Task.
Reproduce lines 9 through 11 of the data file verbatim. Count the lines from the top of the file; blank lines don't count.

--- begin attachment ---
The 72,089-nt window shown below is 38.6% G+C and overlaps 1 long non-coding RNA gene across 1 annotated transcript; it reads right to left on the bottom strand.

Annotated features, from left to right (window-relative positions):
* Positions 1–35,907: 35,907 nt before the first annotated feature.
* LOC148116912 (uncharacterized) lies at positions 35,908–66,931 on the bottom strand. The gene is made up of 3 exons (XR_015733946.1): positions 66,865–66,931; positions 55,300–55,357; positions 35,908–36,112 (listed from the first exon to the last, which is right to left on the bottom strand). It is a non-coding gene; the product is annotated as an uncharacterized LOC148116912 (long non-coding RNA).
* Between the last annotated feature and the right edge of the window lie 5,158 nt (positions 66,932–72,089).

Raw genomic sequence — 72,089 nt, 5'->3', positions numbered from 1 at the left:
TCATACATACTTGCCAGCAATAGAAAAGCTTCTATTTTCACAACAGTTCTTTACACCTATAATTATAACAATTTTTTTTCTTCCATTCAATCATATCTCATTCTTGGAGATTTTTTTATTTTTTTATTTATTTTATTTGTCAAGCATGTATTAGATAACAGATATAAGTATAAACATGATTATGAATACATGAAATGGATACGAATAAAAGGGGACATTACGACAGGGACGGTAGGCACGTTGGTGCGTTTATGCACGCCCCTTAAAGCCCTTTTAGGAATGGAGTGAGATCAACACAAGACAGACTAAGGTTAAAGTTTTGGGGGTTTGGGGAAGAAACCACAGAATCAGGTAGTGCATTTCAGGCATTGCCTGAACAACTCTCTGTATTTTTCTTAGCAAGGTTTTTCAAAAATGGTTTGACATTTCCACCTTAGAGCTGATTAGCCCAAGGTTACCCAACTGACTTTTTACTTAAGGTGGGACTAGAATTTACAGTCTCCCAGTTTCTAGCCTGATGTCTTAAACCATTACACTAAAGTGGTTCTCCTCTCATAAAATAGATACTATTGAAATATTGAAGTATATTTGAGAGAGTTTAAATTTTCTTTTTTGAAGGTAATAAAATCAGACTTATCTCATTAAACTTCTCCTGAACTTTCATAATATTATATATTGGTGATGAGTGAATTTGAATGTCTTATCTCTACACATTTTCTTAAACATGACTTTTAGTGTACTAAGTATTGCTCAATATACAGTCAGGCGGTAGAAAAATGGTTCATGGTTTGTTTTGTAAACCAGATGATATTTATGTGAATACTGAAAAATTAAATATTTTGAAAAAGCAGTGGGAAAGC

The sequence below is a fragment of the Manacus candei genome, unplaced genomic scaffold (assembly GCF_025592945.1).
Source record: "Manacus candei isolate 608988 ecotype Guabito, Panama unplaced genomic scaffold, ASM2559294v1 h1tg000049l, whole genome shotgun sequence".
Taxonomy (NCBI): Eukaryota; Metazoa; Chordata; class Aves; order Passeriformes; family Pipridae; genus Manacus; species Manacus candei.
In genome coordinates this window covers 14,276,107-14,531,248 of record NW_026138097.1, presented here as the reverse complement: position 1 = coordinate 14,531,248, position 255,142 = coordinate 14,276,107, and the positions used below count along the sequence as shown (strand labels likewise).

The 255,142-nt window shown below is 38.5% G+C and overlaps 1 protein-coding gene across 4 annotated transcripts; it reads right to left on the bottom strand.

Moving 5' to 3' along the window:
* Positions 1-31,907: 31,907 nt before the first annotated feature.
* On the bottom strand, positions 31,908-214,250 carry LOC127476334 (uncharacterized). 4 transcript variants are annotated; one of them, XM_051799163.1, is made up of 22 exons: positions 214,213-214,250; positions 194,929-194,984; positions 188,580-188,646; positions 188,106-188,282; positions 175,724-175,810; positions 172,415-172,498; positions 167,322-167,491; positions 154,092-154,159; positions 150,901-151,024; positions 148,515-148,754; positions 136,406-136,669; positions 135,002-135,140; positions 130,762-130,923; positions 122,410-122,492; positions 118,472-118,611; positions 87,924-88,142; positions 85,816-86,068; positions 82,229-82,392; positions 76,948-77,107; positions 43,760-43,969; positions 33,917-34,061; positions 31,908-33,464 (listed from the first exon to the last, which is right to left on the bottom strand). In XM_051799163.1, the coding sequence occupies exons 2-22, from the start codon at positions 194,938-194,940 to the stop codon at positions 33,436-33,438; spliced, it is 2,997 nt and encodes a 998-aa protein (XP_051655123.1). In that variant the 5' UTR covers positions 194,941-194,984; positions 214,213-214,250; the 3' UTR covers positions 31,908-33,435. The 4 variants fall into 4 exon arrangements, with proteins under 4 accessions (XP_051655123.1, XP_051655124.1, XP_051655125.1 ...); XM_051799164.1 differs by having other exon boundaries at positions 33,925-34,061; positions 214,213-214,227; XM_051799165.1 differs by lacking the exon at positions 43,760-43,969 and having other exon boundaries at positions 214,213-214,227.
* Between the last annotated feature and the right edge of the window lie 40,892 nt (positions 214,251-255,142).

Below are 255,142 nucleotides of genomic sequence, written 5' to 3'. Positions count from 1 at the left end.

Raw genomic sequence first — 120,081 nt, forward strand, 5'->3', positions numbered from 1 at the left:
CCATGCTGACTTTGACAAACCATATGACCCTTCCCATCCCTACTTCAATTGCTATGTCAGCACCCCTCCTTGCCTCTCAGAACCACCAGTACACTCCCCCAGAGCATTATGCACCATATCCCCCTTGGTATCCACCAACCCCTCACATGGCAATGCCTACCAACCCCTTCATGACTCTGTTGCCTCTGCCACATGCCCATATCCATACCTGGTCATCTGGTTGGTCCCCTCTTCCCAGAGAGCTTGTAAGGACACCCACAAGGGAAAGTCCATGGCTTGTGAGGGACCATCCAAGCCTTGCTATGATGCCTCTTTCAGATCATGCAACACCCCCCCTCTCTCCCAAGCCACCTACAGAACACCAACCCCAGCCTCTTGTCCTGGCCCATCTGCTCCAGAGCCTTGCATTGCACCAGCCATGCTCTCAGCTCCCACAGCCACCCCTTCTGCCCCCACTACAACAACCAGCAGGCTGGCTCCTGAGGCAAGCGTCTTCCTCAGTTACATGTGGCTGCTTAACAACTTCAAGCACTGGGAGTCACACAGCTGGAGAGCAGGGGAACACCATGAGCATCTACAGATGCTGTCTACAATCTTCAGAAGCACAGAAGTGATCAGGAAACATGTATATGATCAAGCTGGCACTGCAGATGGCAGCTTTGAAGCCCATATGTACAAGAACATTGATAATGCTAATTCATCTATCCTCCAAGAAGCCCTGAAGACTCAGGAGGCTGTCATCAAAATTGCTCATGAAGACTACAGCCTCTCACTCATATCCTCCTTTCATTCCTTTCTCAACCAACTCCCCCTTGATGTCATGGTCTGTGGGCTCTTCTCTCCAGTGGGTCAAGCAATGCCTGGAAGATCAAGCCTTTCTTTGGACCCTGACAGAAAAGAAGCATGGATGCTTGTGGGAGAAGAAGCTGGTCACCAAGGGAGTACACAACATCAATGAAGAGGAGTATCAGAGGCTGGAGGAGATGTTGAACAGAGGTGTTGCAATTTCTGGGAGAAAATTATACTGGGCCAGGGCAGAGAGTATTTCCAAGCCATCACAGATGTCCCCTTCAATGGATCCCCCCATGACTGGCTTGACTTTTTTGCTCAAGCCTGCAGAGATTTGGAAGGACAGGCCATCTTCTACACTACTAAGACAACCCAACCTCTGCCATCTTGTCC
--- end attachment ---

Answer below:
Source record: "Manacus candei isolate 608988 ecotype Guabito, Panama unplaced genomic scaffold, ASM2559294v1 h1tg000049l, whole genome shotgun sequence".
Taxonomy (NCBI): Eukaryota; Metazoa; Chordata; class Aves; order Passeriformes; family Pipridae; genus Manacus; species Manacus candei.
In genome coordinates this window covers 14,276,107-14,531,248 of record NW_026138097.1, presented here as the reverse complement: position 1 = coordinate 14,531,248, position 255,142 = coordinate 14,276,107, and the positions used below count along the sequence as shown (strand labels likewise).